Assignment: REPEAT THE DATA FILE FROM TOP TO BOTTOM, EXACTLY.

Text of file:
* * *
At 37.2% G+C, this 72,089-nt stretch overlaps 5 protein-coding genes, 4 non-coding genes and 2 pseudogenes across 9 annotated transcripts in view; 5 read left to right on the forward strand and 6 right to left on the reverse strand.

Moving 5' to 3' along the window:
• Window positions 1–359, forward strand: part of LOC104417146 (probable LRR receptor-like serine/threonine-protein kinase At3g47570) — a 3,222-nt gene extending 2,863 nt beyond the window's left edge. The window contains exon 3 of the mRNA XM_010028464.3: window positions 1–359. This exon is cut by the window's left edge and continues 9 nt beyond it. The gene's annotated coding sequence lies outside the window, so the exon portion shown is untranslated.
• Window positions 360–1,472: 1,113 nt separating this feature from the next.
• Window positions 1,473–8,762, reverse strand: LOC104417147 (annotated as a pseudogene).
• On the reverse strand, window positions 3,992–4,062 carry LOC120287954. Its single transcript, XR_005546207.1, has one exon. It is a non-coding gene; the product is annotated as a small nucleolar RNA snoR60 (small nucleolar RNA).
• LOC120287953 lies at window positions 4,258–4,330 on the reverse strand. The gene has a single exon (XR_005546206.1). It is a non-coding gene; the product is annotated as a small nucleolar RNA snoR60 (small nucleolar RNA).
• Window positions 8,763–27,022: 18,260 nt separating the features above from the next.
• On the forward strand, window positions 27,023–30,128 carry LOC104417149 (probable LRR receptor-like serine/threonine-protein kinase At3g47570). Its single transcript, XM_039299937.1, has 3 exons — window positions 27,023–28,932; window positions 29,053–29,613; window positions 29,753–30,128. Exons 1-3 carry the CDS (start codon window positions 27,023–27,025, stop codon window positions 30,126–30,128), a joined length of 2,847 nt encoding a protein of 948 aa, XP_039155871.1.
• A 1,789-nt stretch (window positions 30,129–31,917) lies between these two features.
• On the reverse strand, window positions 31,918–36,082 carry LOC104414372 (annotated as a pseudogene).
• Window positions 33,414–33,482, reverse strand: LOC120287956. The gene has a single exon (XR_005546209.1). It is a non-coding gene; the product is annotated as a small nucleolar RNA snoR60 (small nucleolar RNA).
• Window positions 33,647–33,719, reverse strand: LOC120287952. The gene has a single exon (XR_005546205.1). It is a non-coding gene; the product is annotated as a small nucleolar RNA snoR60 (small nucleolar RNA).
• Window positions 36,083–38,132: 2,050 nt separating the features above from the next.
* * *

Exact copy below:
At 37.2% G+C, this 72,089-nt stretch overlaps 5 protein-coding genes, 4 non-coding genes and 2 pseudogenes across 9 annotated transcripts in view; 5 read left to right on the forward strand and 6 right to left on the reverse strand.

Moving 5' to 3' along the window:
• Window positions 1–359, forward strand: part of LOC104417146 (probable LRR receptor-like serine/threonine-protein kinase At3g47570) — a 3,222-nt gene extending 2,863 nt beyond the window's left edge. The window contains exon 3 of the mRNA XM_010028464.3: window positions 1–359. This exon is cut by the window's left edge and continues 9 nt beyond it. The gene's annotated coding sequence lies outside the window, so the exon portion shown is untranslated.
• Window positions 360–1,472: 1,113 nt separating this feature from the next.
• Window positions 1,473–8,762, reverse strand: LOC104417147 (annotated as a pseudogene).
• On the reverse strand, window positions 3,992–4,062 carry LOC120287954. Its single transcript, XR_005546207.1, has one exon. It is a non-coding gene; the product is annotated as a small nucleolar RNA snoR60 (small nucleolar RNA).
• LOC120287953 lies at window positions 4,258–4,330 on the reverse strand. The gene has a single exon (XR_005546206.1). It is a non-coding gene; the product is annotated as a small nucleolar RNA snoR60 (small nucleolar RNA).
• Window positions 8,763–27,022: 18,260 nt separating the features above from the next.
• On the forward strand, window positions 27,023–30,128 carry LOC104417149 (probable LRR receptor-like serine/threonine-protein kinase At3g47570). Its single transcript, XM_039299937.1, has 3 exons — window positions 27,023–28,932; window positions 29,053–29,613; window positions 29,753–30,128. Exons 1-3 carry the CDS (start codon window positions 27,023–27,025, stop codon window positions 30,126–30,128), a joined length of 2,847 nt encoding a protein of 948 aa, XP_039155871.1.
• A 1,789-nt stretch (window positions 30,129–31,917) lies between these two features.
• On the reverse strand, window positions 31,918–36,082 carry LOC104414372 (annotated as a pseudogene).
• Window positions 33,414–33,482, reverse strand: LOC120287956. The gene has a single exon (XR_005546209.1). It is a non-coding gene; the product is annotated as a small nucleolar RNA snoR60 (small nucleolar RNA).
• Window positions 33,647–33,719, reverse strand: LOC120287952. The gene has a single exon (XR_005546205.1). It is a non-coding gene; the product is annotated as a small nucleolar RNA snoR60 (small nucleolar RNA).
• Window positions 36,083–38,132: 2,050 nt separating the features above from the next.